Schaduw-IT, wat moet je ermee?

Shadow IT, what are you doing with it?

It’s been a while back (2013) that Mobiquity, a provider of complex business-critical enterprise class applications, conducted a major study on the use of its own IT tools within digital business environments.

The result was remarkable: almost 60 percent of all employees of medium and large companies in the Netherlands, the mobile business apps that were supposed to use for work were found to be left behind.

Why the official business apps were often not popular, this same study also showed. The Business to Employee apps often lacked strong design and ease of use was often less large than with more customer and consumer-oriented applications.

Mobile business applications also often did not meet the quality we are used to as consumers: 26 percent of smartphone users and nearly 20 percent of tablet users who did stick to the mobile company app found that the productivity suffered from the prescribed rules under their loyalty. The reverse world.

However, the same study showed that only 24 percent of companies surveyed used a formal BYOD policy (Bring Your Own Device).

But that was 2013. What’s the matter now?

The Mobiquity 2013 research never really updated, but in 2017 it was still written that (according to Cisco) the use of the shadow cloud was 15 times the size of CIOs themselves estimated.

Put these allegations in addition to Brocade’s research that shows that 80 percent of the 200 CIOs surveyed by them regularly encounter unauthorized cloud or SaaS use – and we can safely ask whether so much has changed since 2013.

The question is: what is the problem with shadow IT?

Security and GDPR

Legally, there are quite a few hooks and eyes on the rampant use of private tools in the workplace. First of all, a tangle of shadow IT makes it difficult to link databases and expand processes. But shadow IT is not just a pure management issue. Also, there is often an overview. There are loose pickings of information everywhere in places that people sometimes don’t even know that they exist – while the IT department is expected to be properly maintained and secured. But how can company data be protected if the IT department has no idea which apps employees process, store, and send their data?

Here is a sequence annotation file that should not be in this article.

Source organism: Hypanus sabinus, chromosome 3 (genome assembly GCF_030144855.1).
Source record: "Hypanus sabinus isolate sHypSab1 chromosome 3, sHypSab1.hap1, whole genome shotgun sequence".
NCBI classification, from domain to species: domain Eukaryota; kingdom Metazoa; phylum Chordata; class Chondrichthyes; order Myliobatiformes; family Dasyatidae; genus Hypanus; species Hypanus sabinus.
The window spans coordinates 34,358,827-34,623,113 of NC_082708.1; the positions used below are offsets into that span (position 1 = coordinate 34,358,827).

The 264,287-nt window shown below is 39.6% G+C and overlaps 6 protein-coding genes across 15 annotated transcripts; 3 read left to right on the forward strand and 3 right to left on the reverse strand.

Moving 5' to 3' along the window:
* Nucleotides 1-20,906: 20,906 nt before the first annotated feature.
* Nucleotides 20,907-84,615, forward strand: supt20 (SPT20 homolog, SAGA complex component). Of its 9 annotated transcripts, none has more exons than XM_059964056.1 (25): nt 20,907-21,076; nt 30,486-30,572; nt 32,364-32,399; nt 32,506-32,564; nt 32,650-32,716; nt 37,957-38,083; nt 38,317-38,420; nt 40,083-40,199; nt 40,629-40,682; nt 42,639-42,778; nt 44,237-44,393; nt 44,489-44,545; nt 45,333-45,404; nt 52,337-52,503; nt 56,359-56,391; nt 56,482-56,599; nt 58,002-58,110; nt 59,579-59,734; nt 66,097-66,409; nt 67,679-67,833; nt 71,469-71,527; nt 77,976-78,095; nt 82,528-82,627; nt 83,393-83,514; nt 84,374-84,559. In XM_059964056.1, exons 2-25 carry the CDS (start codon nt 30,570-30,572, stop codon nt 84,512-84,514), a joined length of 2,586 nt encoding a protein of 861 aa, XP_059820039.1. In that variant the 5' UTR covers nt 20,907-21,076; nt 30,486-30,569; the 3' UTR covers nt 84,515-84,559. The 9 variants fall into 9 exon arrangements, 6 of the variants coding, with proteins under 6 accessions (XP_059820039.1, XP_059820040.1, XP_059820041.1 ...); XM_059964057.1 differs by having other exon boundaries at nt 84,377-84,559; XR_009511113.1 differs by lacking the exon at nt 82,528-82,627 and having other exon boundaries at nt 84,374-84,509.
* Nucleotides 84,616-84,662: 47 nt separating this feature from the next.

Shadow IT poses a serious security problem and that has been something to take into account since the introduction of the GDPR.

What to do?

Despite the serious risks, many CIOs see little benefit in banning employees from using their own cloud and SaaS applications. Shadow IT indicates, as one does not quite reason, on a need of the business you can better accommodate, rather than denying that there is a problem.

Of course, talking to your employees is better than banning. But the question that is important: do you know what’s really going on in your digital workplace when it comes to shadow IT?

No? Or aren’t you quite sure?

Think about software that lets you smartly monitor what your employees use to applications. CloudConnected’s Cloud Firewall makes the use of shadow IT insightful across your entire corporate network.

As an IT manager, you get a clear overview of what tools are used within your network, so you can also determine whether these apps fit into the organization’s policy.

Really unsafe tools (or websites that contain spyware) are of course blocked immediately, but our Cloud Firewall also offers the ability to see what tools are used within your network. A nice reason to start the conversation with your employees.

Want to try our Firewall for 30 days for free? Then quickly schedule an advisory interview free of charge via this link.